THE REFUGEES, by Viet Thanh Nguyen. Grove Press, 207 pp., $25.
The mainstreaming of xenophobia that occurred during the last election cycle is a shocking reversal for a country once proud to be known as a melting pot. It was in this context that Vietnamese-American author Viet Thanh Nguyen published an op-ed piece in The New York Times last December about the importance of storytelling in shaping our national identity. “Through identifying with characters and people who are nothing like us, through destroying the walls between ourselves and others, the people who love words . . . break down the boundaries that separate us,” he wrote.
That is the mission he joined with the 2015 publication of his Pulitzer Prize-winning novel, “The Sympathizer,” the brilliantly constructed confession of a Vietnamese spy in the years after the war, and continued with last year’s “Nothing Ever Dies,” a work of cultural criticism that examines the way the Vietnam War is both remembered and forgotten in everything from novels and movies to monuments and souvenirs. His new book, “The Refugees,” comes at the project with yet another literary tactic — eight stories, each exploring the refugee experience from a different angle.
Born in Vietnam in 1971, Nguyen came to the United States in ’75, among hundreds of thousands who fled after the fall of Saigon. He grew up in Southern California and now lives in Los Angeles. As he poignantly notes in the acknowledgments, his son is almost the age that he was when he became a refugee.
The opening story, “Black-Eyed Women,” is told by a ghostwriter who specializes in survivors of tragedy. Her latest client is the only person who walked away from a plane crash that killed 173 people, including his wife and children. Her own past uniquely qualifies her for this project, as we learn when she receives a visit from her brother, a ghost. He was murdered when he tried to protect her from rape during their family’s escape from Vietnam by boat. Twenty-five years later, he still seems to be 15, he is still soaking wet and he still smells like the boat the family escaped on, “rancid with human sweat and excreta.”
Though the narrator had not believed in ghosts previously, she is quick to come around. After all, she has lived all these years with what she thinks of as a “parrot crouched on my shoulder, roosting there ever since we let my brother go into the sea, and it came to me that letting it speak was the only way to get rid of it.”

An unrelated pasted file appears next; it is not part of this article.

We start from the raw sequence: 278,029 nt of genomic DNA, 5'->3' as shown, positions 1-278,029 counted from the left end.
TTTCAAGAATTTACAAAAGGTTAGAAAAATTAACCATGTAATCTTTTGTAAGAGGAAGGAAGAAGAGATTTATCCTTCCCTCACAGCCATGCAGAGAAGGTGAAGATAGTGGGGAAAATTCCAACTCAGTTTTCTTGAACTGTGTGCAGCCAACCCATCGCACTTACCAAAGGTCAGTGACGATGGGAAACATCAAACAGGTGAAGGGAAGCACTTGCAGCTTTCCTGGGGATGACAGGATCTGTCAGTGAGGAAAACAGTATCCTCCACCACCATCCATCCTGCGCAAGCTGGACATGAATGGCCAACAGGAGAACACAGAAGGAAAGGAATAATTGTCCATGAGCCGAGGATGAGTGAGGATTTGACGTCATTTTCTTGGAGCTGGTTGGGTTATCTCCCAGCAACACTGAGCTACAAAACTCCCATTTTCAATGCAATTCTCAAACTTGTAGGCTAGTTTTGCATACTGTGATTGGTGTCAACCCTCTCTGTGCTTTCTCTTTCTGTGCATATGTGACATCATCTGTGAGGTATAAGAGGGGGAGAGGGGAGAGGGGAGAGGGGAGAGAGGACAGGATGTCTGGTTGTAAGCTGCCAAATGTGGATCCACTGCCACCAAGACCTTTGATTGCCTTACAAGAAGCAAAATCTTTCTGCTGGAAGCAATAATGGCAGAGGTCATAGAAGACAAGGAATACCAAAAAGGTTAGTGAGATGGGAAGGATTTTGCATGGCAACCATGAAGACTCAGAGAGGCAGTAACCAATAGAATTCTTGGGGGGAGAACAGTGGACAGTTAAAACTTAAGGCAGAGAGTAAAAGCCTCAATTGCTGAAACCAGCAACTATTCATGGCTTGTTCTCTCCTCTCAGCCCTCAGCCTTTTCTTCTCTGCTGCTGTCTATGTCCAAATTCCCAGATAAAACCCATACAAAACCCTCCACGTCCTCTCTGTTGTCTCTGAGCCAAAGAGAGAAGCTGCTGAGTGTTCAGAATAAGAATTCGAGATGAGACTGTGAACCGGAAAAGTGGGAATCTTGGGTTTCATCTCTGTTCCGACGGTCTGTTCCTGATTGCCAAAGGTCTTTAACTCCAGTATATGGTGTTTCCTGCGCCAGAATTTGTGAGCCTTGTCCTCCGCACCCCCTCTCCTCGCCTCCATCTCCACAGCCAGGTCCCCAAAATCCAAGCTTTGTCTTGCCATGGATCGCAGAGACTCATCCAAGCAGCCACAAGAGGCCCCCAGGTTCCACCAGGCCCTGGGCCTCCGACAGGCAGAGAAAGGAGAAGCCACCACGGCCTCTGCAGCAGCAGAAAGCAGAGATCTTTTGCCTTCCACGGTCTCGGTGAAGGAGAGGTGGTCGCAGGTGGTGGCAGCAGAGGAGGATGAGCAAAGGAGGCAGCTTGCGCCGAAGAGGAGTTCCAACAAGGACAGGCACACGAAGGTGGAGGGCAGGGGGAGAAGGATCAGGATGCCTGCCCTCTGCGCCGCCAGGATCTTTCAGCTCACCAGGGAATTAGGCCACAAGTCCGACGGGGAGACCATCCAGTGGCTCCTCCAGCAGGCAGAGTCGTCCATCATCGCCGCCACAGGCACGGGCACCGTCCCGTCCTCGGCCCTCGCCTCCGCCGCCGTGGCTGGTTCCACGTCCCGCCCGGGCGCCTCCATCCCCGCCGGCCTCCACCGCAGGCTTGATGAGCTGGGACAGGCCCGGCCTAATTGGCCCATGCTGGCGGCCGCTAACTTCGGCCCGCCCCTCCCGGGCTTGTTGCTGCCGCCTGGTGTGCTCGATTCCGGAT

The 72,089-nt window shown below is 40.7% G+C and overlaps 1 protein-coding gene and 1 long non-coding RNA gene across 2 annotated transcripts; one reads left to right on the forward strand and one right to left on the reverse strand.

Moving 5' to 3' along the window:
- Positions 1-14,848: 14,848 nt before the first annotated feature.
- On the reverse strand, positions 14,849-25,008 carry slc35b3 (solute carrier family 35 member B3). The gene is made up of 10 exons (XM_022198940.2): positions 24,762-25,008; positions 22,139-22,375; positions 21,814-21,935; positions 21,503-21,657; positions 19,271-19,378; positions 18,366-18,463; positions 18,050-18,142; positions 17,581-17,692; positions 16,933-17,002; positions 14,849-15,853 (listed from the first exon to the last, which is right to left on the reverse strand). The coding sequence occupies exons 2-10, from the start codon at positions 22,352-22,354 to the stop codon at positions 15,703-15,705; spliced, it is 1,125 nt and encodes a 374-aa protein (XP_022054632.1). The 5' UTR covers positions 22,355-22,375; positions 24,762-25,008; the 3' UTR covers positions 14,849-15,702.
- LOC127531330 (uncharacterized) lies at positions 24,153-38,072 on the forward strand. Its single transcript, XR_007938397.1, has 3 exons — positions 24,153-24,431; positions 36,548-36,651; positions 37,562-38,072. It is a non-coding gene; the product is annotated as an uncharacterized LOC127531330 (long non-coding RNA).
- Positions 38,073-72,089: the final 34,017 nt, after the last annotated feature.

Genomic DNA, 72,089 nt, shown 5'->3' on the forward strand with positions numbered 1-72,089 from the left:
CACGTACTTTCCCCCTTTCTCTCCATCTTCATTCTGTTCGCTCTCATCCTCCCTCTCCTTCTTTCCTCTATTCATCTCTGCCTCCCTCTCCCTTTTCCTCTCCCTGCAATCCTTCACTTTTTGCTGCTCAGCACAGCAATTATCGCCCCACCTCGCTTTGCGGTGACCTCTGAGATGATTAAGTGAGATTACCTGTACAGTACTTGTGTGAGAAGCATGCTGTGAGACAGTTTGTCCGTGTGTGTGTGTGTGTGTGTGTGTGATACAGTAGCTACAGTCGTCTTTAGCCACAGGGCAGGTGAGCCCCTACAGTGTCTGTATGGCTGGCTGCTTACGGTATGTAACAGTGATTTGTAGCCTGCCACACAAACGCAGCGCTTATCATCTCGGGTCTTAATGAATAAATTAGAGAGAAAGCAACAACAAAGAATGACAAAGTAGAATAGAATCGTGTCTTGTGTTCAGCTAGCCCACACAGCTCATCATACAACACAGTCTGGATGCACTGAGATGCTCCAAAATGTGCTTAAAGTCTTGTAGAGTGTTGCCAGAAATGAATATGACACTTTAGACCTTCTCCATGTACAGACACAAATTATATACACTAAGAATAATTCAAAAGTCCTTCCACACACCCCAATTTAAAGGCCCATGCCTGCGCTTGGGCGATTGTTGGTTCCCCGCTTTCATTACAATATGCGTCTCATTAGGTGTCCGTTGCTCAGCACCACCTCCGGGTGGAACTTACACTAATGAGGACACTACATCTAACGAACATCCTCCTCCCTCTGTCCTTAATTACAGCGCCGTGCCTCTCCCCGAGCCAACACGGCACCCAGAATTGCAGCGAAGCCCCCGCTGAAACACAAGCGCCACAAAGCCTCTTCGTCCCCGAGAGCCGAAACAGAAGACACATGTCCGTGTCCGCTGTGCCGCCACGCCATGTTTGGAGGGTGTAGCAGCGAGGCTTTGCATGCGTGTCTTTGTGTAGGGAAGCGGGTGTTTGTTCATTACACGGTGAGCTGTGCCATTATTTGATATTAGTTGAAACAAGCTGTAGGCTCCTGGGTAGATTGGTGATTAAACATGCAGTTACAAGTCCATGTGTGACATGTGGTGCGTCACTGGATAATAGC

“Tell me something,” it says to her brother. “Why did I live and you die?”
“You died too,” he explains. “You just don’t know it.”
With this answer, the ghostwriter’s terrible grief is finally unleashed. The next time she is offered a tragedy memoir, she declines. She is writing her own.
This is the most brutal story; others have a softer kind of melancholy, with ironic moments created by the absurdities of life — such as what happens when a man looking to thank the family of the donor of his new liver finds there are hundreds of people with the surname Vu in the Orange County phone book (“The Transplant”). Or what a wife can do when her increasingly senile husband permanently mistakes her for an old girlfriend (“I’d Love You to Want Me”). Or when an 18-year-old Vietnamese boy is resettled after the war with a pair of gay men who live in a purple Victorian in San Francisco (“The Other Man).”
The last story, “Fatherland,” is set in present-day Vietnam. “It was a most peculiar thing to do, or so everyone said on hearing the story of how Phuong’s father had named his second set of children after his first.” Now the first Phuong, who grew up in the United States, changed her name to Vivien, and became a pediatrician, suddenly announces her intention to come to Saigon for a visit. The Vietnamese Phuong, who works as a restaurant hostess, is thrilled to meet her cosmopolitan half-sister with her fancy luggage and credit cards, her elaborate plans for touring the sights, and the question nobody’s ever been brave enough to ask — why give them our names? — which gets an answer nobody expects.
By the end of the visit, the girls feel they are close enough to reveal secrets. But their revelations only show how far apart they really are.
As our first major Vietnamese-American writer, Nguyen is a prodigious genius making up for lost time. Good thing we let him in.